One of the things we looked at when examining for feasibility was how many minutes participants wore the watch and how many minutes they took it off each day, so we would know what to expect for future studies. Non-wear time ranged from eight minutes to 36 minutes per day. The rest of the day, participants were very good about wearing the watches and were very adherent. We were pretty impressed and happy to see those numbers, considering the Fenix 5 watches are quite big, and most likely not the most comfortable to sleep in.
Did you gift participants the devices, as an incentive? And if so, could that have factored into the adherence?
Those Fenix watches are around $900 a watch, so no we did not. The participants were just interested in wearing the watches. They wanted to see their own data, because they could check on their Garmin Connect app that the data was being collected. I think they were quite keen to learn more about it.
For all six participants, we got data over the time period that we wanted, with participants only removing the watch for 8 to 36 minutes a day. We were impressed with those numbers.
Were there any challenges that you faced working with the devices?
There weren’t too many surprises, since I’ve been working with watches and accelerometers for quite a while. But we did write very detailed protocols for our research staff. We also used the documentation available in the Labfront Help Center to assist with participant protocols and troubleshooting, which was very helpful.
I was actually pleasantly surprised that we didn't have a lot of difficulties. For all six participants, we got data over the time period that we wanted. I would attribute most of that to the detailed protocols that we wrote, and also to the research assistant that we had. She made sure she was very familiar with the watches and with the apps before she visited with participants to give them the equipment. She ran through everything thoroughly with individual participants and was very prepared to assist with any technical issues if they arose.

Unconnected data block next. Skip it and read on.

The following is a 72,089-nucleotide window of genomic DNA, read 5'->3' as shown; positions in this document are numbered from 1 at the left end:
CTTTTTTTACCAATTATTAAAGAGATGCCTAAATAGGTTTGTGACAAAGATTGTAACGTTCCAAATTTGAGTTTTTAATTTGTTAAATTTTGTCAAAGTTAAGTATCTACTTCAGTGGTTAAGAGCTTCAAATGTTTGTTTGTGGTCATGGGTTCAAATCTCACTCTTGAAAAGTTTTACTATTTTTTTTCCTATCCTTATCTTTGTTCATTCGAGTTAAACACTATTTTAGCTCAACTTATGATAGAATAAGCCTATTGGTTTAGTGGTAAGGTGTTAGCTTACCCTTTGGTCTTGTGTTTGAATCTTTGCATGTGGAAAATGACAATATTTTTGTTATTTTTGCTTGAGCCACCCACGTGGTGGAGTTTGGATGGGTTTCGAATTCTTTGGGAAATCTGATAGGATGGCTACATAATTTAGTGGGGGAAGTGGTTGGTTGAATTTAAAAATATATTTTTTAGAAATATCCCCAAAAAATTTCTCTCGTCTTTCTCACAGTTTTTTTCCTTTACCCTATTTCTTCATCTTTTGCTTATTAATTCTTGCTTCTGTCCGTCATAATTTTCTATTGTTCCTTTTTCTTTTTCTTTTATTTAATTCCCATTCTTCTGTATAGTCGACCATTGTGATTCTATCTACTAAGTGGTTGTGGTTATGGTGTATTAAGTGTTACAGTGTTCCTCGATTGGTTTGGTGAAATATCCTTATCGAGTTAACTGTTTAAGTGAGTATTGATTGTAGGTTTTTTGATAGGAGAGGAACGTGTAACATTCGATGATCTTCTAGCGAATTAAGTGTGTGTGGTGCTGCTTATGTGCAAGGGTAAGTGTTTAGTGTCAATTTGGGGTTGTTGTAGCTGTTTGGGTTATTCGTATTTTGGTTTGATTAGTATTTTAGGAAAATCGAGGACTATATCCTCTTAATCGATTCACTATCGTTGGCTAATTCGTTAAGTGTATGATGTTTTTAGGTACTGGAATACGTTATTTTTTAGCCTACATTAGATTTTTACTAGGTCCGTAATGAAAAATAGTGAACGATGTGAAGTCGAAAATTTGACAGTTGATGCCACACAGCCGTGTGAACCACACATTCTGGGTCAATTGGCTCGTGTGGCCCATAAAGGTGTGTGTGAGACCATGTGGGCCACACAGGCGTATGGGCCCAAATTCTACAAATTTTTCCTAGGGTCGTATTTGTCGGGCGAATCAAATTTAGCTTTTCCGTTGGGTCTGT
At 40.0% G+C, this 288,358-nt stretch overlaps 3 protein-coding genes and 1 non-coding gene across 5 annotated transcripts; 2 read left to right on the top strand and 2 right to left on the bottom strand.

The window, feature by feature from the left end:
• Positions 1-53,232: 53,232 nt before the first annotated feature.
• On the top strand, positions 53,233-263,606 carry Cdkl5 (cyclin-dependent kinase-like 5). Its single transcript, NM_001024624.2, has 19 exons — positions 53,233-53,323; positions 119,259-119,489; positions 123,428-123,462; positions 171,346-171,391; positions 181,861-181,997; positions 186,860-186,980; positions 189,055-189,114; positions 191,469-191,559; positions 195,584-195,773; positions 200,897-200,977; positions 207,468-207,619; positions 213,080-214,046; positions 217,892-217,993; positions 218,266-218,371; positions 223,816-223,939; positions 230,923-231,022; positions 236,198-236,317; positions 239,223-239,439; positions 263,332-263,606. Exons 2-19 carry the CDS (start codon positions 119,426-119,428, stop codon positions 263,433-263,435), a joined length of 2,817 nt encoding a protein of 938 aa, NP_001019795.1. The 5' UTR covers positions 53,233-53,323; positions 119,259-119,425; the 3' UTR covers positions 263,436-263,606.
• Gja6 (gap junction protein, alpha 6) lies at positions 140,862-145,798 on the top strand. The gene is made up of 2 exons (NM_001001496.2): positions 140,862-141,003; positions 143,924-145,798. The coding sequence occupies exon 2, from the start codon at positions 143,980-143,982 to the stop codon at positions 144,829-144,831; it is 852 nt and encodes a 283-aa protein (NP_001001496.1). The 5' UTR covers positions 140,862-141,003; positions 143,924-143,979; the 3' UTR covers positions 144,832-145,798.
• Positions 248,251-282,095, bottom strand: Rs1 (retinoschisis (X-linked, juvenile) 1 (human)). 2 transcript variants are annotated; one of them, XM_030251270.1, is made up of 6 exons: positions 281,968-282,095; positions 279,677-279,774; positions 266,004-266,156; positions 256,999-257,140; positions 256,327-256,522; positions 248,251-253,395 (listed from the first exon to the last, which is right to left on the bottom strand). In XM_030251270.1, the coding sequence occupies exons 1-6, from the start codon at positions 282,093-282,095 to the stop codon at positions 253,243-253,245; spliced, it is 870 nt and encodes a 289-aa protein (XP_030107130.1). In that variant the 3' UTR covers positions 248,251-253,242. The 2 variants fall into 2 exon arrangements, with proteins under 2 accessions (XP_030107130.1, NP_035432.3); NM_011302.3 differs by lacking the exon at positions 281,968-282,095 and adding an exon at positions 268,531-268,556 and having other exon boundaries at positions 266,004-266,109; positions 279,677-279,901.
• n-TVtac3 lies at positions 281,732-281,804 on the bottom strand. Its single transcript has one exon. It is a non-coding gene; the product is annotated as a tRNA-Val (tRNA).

Any tips to share for future researchers using wearable devices?
Well, one thing we did do is collect an additional day of data for feedback reasons. So while on paper we analyzed the data over seven days, we actually measured for eight days, and we dropped the first day. It’s a common thing that researchers do with accelerometers, and so we did it with the Garmins as well. The reason is that people often change their behavior when they know they're being monitored; for example, they become more active. But most of the research has shown that people don't keep that up for more than a day or two. So if you collect data for eight days and drop the first day, you're probably getting data that is pretty representative of what their normal week would be.
Were you inspired by the results of this pilot to run this study on a larger scale in the future?
Yes! So we do actually have funding now for running another study, which will be a larger pilot. In our next pilot, we're actually planning to use the Garmin Venu SQ instead of the Fenix 5, and also test the Hexoskin, which is like a vest that people can wear to collect respiratory data with monitors around the chest wall (as well as heart rate and physical activity parameters)
Unlike the wearability of the Garmins, getting people to wear a vest for more than an hour or two at a time might be a bit of a challenge, but we’re optimistic! And we’ll still have the Garmin Venu SQ data to support our results.
Jessica is the proud mother of Luna the Labfront Shiba and is also on the board of Canadian non-profit PhysioQ, an organization focused on democratizing access to health research. As a former educator, Jessica is passionate about STEM learning and engagement with youth, and is an advocate for the Women and Girls in STEM movement. She has also been a member of the Youth Advisory Board for the Social Enterprise World Forum (SEWF).